Monday, November 28, 2011

Thanksgiving in Jakarta, Part II

Laurie and Sean invited us to a great Thanksgiving party at their house this past Saturday- an excellent party all around!

Good food (with the exception of my apple pies, perhaps), good drinks, good conversation:

Friday, November 25, 2011

Happy Thanksgiving from Indonesia!

Happy Thanksgiving from Jakarta!  It doesn't feel very Thanksgiving-y here since it's like 92 degrees out, but we're making the best of it.  Luckily for me and Tim, we got invited to not one, but TWO Thanksgiving dinners here in Jakarta! 

First, Ben and Erin invited us to join them (and their cat crew) on Thanksgiving day for a traditional turkey dinner.  The turkey was delicious, and made in the world's tiniest oven (see below), and all the sides were also great.... plus Erin introduced me to my new favorite old-school Thanksgiving dish

Next up: a sure-to-be-awesome potluck Thanksgiving at Sean and Laurie's on Saturday! 
Fat turkey in a little oven!

Let us out!  We want turkey!

Pre-dinner drinking.


Our gracious hosts.

Tuesday, November 22, 2011

Soccer Mayhem!

In what felt like an episode of "Don't Tell My Mother," we had some crazy adventures this past week that I probably shouldn't tell my mother about... but here I am, telling my mother:

As part of the 2011 Southeast Asian (SEA) Games held here in Jakarta, we went to 2 soccer games at the Gelora Bung Karno Stadium.  The games were between notorious rivals, the national U-23 teams for Indonesia and Malaysia. The photos don't really do justice in showing pure craziness that ensued at the games, but they do show how sweaty we got!

The first game was a qualifying match in the first round of play, and was actually a non-event in a sense because Indonesia had already qualified to move on (Malaysia was hoping to do the same).  Indonesia only played their B-team to rest up their players for the next round of games... and yet the game was totally packed with super-excited Indonesia fans, all decked out in red and white, cheering (clap-clap clap-clap-clap-clap, IN-DO-NE-SIA!), waving flags and blowing horns (as well as occasionally booing the Malaysian team).

The game was totally sold out in advance, but we walked over to the stadium anyway to see if we might be able to scalp some tickets nearby.  After doing almost a full lap around the stadium, weaving through hundreds of people with the same idea, we finally found a guy (with a mullet, incidentally) who offered to get us in, for a fee, of course. No tickets, just a promise to get us in.  We basically followed him up to a gate that was closed, guarded by police, and surrounded by tons of people trying to shove their way in... he squeezed his way in, said something to one of the guards, and then gestured for us to follow him.  We pushed and shoved our way through the crowd and the policemen grabbed us and squeezed us through the fence.  Then we paid the mullet guy through the fence (ah, commerce...!) and went on our merry way.  We found some seats and sat through the hottest, smokiest, craziest game I had ever been to to date, but we all had a good time.  Ultimately Indonesia lost the game 1-0, which was a bummer, but both teams advanced to the next round in the tournament, so we had another chance to see them play.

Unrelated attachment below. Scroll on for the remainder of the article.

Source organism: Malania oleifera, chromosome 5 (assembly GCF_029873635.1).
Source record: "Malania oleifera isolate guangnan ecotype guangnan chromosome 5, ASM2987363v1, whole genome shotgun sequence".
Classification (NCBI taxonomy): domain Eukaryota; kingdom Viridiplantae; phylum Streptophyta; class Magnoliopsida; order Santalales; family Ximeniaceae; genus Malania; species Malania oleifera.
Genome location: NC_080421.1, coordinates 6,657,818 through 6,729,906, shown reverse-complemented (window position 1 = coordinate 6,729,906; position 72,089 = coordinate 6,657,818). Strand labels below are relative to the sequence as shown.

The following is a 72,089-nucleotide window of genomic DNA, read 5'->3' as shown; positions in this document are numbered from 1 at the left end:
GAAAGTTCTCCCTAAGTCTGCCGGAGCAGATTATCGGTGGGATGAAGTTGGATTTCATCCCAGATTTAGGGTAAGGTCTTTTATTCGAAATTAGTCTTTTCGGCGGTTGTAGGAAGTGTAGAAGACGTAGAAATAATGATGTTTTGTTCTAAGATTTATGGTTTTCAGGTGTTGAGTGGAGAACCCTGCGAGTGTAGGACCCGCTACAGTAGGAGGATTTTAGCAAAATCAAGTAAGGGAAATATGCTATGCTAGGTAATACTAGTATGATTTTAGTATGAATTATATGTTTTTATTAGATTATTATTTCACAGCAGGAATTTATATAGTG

Random fun/interesting facts from the game: 
  • The "concessions" in the stadium consisted of bottled waters and a large cardboard box full of fried chicken. 
  • The game clock was analog.
  • Other fans thought it was really hilarious that we were at the game, so they yelled out "Hey! Bule!!" (translation: "Hey! Whitey!!") and occasionally took our photo.
  • Fans set off road flares inside the stadium when Indonesia scores.  Safe.  Really safe.

Hard to get a sense from the photo, but the streets were so packed with motorbikes, people, flags, vendors and traffic heading to the game... you could barely walk.
Enthused by our first successful soccer outing (and since Tim hadn't been able to join us for the first game since he was in Nepal), we decided to head to the SEA Games final match, also between Indonesia and Malaysia, also in Jakarta.  We had a feeling that this game would be crazier than the last since it was the final, so we left plenty of transit time and time to find tickets, but in reality we had no idea just how much crazier this game would be than the last.  If we'd know the extent of the pre-game ticket rioting that had happened earlier in the day, we probably wouldn't have gone to the game, but we didn't hear about it until the next day. 

Anyway, our evening unfolded in a similar manner to the previous soccer outing evening, except with about twice as many people squeezing into the same space and twice as much time for us to find someone with tickets to sell.  
A pit-stop during our ticket hunt outside the stadium